2003-xx-xx Counterfeit² EPK, Mute Records
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In the audio interview section of the Counterfeit² electronic press kit (ICDSTUMM214), Martin Gore talks about the conception and recording of Counterfeit², with special regard to how he chose certain songs and their significance to him as a songwriter. A transcript of the interview was shared on some musicnews-sites at the time, and has been copied below.
- Duration: 20:11 minutes
1 How does it feel to be back with this new solo album?
Well it's a bit of a new experience because this is only the second time I've ever released anything solo and it's a little more pressure I suppose. I'm finding it a bit more difficult just doing promotion because obviously I have to do three times as much (laughs).
2 Why did you decide to release a solo album now?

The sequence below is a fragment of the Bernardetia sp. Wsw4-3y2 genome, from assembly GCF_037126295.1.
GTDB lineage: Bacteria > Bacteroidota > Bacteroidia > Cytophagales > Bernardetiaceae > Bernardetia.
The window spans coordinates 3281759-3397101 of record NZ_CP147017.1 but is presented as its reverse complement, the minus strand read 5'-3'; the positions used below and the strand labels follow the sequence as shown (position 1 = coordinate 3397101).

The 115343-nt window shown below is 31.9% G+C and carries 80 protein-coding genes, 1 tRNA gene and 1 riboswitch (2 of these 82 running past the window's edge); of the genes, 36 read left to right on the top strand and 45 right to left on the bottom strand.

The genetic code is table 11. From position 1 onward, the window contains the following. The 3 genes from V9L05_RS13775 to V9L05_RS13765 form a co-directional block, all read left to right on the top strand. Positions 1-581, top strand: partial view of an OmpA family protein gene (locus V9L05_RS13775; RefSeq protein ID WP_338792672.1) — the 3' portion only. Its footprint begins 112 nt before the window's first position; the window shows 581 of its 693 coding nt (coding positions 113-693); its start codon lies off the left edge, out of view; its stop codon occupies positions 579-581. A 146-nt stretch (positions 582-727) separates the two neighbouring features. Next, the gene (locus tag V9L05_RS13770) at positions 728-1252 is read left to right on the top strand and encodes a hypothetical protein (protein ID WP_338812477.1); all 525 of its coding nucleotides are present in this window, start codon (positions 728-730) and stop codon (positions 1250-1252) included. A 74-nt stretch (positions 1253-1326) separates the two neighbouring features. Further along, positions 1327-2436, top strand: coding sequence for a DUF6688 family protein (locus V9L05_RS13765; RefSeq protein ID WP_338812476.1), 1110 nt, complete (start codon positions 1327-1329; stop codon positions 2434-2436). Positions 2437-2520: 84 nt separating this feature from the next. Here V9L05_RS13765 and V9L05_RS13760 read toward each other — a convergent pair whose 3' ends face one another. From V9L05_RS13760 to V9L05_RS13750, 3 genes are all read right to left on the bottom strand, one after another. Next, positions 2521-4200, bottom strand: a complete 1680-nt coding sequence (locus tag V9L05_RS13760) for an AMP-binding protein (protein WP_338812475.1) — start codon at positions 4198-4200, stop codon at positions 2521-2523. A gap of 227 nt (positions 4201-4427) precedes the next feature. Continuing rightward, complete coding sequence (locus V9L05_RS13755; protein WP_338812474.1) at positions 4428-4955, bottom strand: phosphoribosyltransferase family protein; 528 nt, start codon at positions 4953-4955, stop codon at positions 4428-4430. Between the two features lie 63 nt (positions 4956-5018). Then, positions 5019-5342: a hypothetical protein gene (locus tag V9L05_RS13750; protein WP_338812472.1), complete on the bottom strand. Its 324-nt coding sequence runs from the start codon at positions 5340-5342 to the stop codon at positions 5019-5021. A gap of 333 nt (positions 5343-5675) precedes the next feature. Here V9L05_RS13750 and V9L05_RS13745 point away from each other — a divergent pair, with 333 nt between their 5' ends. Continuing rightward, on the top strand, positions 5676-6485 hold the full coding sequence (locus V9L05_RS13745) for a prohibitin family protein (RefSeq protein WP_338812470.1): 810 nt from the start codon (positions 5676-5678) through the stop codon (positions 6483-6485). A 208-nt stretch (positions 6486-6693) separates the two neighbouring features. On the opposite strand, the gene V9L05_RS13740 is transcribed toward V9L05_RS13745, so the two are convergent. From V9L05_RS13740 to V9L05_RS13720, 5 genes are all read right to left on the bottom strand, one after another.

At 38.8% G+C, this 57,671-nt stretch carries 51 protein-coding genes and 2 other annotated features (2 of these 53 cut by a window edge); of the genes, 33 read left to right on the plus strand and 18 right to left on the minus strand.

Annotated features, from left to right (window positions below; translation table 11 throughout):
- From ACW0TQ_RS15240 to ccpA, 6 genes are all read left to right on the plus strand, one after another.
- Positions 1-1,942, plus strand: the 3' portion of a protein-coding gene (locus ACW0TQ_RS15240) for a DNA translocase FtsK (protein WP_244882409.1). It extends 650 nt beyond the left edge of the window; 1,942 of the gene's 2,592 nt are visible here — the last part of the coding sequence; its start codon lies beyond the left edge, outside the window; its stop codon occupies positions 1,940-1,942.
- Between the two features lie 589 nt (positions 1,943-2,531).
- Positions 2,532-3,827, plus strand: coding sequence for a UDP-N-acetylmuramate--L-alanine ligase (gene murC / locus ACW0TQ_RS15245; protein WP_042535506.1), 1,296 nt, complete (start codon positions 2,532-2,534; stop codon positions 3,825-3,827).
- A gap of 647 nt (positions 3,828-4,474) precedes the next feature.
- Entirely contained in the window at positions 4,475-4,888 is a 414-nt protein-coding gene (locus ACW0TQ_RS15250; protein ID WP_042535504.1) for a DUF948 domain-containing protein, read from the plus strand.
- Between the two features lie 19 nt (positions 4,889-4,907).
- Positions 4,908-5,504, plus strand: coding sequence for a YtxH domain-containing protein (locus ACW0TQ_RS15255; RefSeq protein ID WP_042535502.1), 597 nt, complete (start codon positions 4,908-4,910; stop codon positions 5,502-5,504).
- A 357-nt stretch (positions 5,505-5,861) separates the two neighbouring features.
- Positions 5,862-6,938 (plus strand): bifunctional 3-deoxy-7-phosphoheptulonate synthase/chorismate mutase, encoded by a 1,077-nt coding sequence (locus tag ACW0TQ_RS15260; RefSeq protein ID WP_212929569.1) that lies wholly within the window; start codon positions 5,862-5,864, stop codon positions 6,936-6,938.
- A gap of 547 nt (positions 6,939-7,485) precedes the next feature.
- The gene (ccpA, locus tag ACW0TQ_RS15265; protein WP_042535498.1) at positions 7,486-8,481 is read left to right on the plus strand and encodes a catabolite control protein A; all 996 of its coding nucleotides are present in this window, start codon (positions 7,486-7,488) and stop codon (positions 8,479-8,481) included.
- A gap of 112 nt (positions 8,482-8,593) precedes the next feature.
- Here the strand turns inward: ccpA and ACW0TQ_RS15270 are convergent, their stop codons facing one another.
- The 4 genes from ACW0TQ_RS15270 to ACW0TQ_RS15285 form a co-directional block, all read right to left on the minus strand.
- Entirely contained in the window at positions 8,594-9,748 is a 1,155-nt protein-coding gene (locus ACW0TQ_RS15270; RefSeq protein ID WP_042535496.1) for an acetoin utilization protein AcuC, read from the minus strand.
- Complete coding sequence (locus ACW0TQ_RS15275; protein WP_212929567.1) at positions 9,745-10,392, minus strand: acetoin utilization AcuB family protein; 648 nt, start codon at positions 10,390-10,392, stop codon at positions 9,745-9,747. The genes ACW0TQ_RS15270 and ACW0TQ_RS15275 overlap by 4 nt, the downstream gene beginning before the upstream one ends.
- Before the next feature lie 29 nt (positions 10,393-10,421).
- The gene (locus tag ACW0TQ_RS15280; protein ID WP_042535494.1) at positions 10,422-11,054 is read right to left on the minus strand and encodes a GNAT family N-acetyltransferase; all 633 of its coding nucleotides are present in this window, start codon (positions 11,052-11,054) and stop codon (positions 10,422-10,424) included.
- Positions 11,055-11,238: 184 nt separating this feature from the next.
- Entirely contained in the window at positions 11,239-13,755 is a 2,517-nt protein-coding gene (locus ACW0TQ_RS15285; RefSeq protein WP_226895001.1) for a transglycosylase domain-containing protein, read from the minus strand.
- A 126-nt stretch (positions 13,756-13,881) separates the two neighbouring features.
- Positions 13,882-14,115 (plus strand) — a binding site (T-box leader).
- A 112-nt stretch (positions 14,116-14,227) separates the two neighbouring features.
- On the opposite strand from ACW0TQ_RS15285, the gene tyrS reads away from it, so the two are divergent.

I started thinking that I might actually finally make the follow-up to the first Counterfeit EP after we finished Exciter and when I knew that Dave was going in to the studio to start making his solo record, so I realised I'd have quite a lot of free time, where I didn't have to be involved in activities with the band. So there was time to put into action what I'd been talking about doing for thirteen or fourteen years. So I suppose I started thinking vaguely about what sort of songs I wanted to record and who to work with, but I didn't really start anything really seriously until, say, January last year, when I started making lists of songs that I wanted to think about recording and also thinking about the people I wanted to work with.
3 Why do a covers album?
I like the idea of doing cover versions, I think it's always interesting when people from bands, or songwriters, cover songs, because it shows people some of their influences. When I was younger, I used to really like the Bryan Ferry covers records, and that gave me some insight into what inspired him. It also helped me to discover a lot of music that I wasn't aware of, so I like the idea of covered albums anyway.